As to Harf’s claim about working with other countries to defeat ISIS, Tom Maguire justifiably remains a sceptic

“Because "winning" in Iraq or Afghanistan or even Libya would have been too easy but allying with Assad and Iran to defeat ISIS will justify Obama's second Nobel Peace Prize. Or something.”

Of course, as Shoshana Bryen noted, the Department of State’s attempt at characterizing the group’s religious bona fides is also a fool’s errand:    

Both the President and Mr. Kerry took pains to sever ISIS from the religion of Islam. That is not an appropriate distinction for American political figures to make. Ours is a country that is secular in its governance and does not truck in "true religions" or parsing other people's religious beliefs. The organization speaks precisely in Islamic terms and holds itself out to be authentic Islam. Muslims themselves will either accept ISIS as part of their religious family or drum it out.

It is only possible for the United States to declare ISIS, whether part of Islam or not, to be an enemy organization to the United States and to declare our intention to destroy it. If the President now needs to recalibrate our military intervention in Iraq to include the decimation of ISIS, either his earlier promises of limitations will be broken or the chances of American success are slim to none.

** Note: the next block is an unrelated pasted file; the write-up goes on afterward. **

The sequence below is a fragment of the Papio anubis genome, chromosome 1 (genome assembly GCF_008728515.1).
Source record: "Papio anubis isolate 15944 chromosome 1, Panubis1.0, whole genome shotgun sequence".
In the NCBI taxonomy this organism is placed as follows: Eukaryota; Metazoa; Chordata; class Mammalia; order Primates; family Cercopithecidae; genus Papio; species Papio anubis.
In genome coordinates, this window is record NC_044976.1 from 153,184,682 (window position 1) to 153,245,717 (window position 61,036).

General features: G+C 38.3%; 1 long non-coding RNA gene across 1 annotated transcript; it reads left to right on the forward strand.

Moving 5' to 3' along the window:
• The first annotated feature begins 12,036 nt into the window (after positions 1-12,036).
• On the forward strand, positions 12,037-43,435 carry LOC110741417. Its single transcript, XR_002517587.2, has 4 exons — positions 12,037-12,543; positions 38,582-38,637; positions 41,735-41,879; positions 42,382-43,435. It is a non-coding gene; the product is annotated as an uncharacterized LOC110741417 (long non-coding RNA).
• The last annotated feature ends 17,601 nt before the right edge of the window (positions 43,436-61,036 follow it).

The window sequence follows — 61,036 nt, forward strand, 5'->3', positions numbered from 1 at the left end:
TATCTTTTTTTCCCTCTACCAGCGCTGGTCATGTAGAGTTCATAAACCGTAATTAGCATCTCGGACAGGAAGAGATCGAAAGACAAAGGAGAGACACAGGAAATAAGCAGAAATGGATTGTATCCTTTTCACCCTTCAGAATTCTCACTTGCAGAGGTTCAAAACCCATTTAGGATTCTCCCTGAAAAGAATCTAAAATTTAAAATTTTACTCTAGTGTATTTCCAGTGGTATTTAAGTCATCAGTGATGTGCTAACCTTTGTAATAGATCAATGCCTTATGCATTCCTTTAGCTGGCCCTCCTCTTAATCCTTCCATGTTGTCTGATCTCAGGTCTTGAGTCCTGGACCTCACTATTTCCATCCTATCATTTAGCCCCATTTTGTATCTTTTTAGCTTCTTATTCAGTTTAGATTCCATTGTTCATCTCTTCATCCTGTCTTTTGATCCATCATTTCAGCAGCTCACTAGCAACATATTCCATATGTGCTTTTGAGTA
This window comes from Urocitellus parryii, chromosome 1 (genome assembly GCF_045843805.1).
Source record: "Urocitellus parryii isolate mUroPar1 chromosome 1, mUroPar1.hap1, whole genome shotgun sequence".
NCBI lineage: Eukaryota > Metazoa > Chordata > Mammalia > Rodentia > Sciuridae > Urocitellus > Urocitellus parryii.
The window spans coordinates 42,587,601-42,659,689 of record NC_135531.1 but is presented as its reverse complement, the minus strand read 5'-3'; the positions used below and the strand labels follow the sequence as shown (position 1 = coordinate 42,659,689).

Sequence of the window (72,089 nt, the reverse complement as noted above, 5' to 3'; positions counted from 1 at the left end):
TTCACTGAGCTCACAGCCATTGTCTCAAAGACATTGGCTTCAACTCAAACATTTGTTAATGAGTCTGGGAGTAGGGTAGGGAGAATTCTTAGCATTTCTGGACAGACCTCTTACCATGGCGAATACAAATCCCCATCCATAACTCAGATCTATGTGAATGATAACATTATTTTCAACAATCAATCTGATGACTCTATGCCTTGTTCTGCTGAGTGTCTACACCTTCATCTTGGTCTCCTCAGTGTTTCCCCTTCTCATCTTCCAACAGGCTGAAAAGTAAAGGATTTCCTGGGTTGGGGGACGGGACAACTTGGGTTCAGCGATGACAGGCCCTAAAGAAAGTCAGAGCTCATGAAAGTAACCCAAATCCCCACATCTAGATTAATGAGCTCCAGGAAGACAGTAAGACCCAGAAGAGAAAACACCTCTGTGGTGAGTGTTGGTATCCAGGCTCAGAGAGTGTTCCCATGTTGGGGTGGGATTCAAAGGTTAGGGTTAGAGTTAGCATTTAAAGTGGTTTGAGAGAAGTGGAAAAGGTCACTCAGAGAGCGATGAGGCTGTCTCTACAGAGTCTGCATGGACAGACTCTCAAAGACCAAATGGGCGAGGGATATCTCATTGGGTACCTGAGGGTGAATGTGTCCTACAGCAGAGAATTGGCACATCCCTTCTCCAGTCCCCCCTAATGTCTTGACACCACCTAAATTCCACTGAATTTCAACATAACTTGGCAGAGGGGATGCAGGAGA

The importance of a strategic plan BEFORE bombing people in another country becomes ever clearer.

As Ms. Bryen notes, Obama’s dithering on this only makes it much harder now to defeat them. For now, inter alia, ISIS has moved off major highways and is blending in with civilian populations, making it harder to target them, and ISIS has threatened to punish innocent civilians in these hamlets and villages for our attacks on them.

Dithering and increasing the risks of action also characterize our handling of the Foley capture from the uutset.

Probably to deflect criticism from the White House, the administration revealed that it had tried to rescue him but had been unsuccessful, suggesting the intelligence and military officials weren’t up to the task. This in turn was denied. And the blame cast on Obama.

According to CIA trained former senior intelligence officer Lt. Col. Tony Shaffer (Ret.)

I’m hearing from my friends in the Pentagon, they are giving him every single option way ahead of time. And let me give you a little secret here: The reason that raid into Syria failed to get Foley and those guys was because the president drug his feet. He waited too long, the intel got stale, and by the time we actually gave the “go” word it failed because we just didn’t react quick enough.

Doesn’t sound out of character to me, sounds a lot like the accounts of the Benghazi debacle, and I tend to credit it.

Even worse than trying to airbrush Obama’s responsibility for the failure to check ISIS, the leak about the failure contained enough detail to jeopardize further rescue attempts:

Joseph Miller is the pen name for a ranking Department of Defense official with a background in U.S. special operations and combat experience in Iraq and Afghanistan. He has worked in strategic planning.

On Wednesday, the White House leaked a classified special forces operation to rescue American hostages in Syria. The reason: political cover. The cost: so far, unknown.